Currently the pretrial inmate is the sought after “customer” of the private sector commercial bail writer and the county taxpayer funded pretrial services agency.
But might there be a “set” of needs which could best be served if both providers were in the picture? If emotion is put aside and only the evidence is considered, the answer appears to be a resounding: “Yes”.
How would that work? Actually it is pretty simple. Defendants can have special needs, and it is in the best interests of that person’s well being and society’s desire that those needs be addressed that the problem be identified and treated. But despite this situation, that person returning to court so the criminal case can be disposed of is also important.
As it turns out, neither pretrial release staff nor the bail writer are equipped to meet both of these requirements. But if these separate functions; getting the special need identified and treated on the one hand and getting the person to court on the other are divided up, both the defendant and society win. Let pretrial services deal with the identity and treatment of special needs which they do best, and let the bail writers get the defendant to court, which they do best.
Bail writers are not experts in addressing the special needs a defendant may have, but it is also proven that pretrial services does a poor job of getting people to court. So, let each provider do what they do best.
Can this work? Absolutely. It has been very successful in Houston, Texas where courts routinely order the involvement of both professions. Defendants have their needs addressed while also making their required court appearances.
The pretrial services interviewer advises the court as to whether or not the defendant needs professional attention, and the court orders accordingly while also ordering the defendant released on a commercial bail bond. It works.
The system only breaks down when pretrial services insists on being the sole provider. If they simply do what they do best and allow the professional bail agent to do what she or he does best, everybody wins – including the defendant, the county, the pretrial services providers and the private sector.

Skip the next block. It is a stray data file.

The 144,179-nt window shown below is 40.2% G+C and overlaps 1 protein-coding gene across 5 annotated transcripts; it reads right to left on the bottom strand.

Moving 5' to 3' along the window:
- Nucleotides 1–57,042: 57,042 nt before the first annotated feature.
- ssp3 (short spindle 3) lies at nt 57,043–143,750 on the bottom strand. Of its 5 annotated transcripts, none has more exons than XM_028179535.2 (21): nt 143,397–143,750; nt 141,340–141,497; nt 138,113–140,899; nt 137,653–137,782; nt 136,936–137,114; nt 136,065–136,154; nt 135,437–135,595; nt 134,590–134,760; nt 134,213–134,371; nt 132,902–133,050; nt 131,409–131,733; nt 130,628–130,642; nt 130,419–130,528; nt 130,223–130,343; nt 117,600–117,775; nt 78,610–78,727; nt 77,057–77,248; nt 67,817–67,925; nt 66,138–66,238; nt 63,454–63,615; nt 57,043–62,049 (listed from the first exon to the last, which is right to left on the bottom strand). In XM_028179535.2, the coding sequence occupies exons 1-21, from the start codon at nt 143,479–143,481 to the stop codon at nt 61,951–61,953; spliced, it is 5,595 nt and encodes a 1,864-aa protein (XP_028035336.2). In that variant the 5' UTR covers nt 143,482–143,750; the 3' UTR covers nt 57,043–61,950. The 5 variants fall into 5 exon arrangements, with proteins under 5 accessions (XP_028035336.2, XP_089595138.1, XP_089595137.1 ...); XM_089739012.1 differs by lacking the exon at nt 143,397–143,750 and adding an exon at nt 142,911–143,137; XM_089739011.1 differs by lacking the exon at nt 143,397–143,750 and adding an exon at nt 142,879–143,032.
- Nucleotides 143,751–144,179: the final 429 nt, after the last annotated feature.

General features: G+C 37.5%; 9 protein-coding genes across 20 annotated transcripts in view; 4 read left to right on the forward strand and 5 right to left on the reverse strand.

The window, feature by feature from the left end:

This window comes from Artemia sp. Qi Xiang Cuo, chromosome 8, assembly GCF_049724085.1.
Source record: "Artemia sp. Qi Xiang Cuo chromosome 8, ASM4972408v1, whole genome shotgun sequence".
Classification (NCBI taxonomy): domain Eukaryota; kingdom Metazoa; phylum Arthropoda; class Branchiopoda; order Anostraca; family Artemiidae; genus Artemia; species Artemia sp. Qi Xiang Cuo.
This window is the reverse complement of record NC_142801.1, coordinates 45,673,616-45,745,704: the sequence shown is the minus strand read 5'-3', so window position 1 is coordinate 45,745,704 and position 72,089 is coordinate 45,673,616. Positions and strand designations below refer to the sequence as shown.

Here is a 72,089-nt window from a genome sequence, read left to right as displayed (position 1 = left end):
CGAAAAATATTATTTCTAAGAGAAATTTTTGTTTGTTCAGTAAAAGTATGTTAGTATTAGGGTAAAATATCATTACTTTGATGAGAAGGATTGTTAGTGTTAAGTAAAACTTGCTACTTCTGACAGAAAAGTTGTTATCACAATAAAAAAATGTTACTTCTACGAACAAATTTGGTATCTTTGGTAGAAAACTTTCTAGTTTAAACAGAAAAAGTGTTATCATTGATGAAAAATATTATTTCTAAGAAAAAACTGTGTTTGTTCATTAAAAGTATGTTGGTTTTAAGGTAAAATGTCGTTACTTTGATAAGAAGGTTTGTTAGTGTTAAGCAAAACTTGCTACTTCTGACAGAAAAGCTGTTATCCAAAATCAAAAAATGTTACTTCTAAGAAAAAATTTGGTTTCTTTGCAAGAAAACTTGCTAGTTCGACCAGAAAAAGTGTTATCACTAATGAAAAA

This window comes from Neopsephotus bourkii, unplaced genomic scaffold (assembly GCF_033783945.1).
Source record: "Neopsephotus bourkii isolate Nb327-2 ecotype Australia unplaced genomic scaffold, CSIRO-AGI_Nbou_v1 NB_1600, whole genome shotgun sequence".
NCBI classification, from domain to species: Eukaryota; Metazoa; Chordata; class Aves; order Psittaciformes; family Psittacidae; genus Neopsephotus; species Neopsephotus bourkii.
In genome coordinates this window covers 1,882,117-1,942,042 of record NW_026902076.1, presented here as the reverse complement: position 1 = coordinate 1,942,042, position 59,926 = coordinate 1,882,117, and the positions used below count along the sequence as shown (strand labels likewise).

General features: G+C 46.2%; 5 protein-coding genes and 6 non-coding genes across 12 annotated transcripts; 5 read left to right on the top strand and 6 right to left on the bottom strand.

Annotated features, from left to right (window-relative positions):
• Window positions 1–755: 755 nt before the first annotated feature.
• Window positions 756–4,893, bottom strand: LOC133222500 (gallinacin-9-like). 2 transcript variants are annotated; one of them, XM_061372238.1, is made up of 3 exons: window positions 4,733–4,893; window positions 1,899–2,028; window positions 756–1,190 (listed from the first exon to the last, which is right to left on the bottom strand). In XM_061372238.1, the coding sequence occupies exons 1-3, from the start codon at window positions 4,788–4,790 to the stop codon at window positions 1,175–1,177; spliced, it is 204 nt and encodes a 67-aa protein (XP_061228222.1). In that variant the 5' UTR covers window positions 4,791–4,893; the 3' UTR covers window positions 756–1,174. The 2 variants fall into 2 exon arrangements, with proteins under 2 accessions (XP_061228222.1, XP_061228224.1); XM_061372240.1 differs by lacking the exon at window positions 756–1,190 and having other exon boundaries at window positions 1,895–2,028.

What’s wrong with that?
Occam’s razor: “The simplest explanation is usually the best one.”
Jerry Watson, Chief Legal Officer of AIA, blogging about the legislative side of the bail bond industry. AIA (Allegheny Casualty, International Fidelity and Associated Bond) is the largest and oldest bail bond insurance company in the nation.
- Behind the Paper with Jerry Watson
- Jerry Watson serves as Chief Legal Officer to AIA, Senior Vice-President and Legal Counsel, Bail, at IFIC. He is the immediate past Chairman of the Private Enterprise Board of Directors of the American Legislative Exchange Council (ALEC) – America’s largest bi-partisan state legislator member organization on whose board he has represented the commercial bail industry for the past 15 years. He has also served as General Counsel of the American Bail Coalition since its founding and is a member of the Bail Advisory Council of the Surety and Fidelity Association of America (SFAA). His undergraduate and law degrees are from Baylor University and he is a graduate of the National College of Criminal Defense Attorneys and Public Defenders. He has testified as an expert on bail in various state and federal cases, among them being the country’s largest bail related damage suits. In Jerry’s 42 years in the bail industry, always as an attorney, he has represented local retail agents, general agencies, insurance companies and insurance companies’ trade associations before state and federal courts and regulatory agencies.
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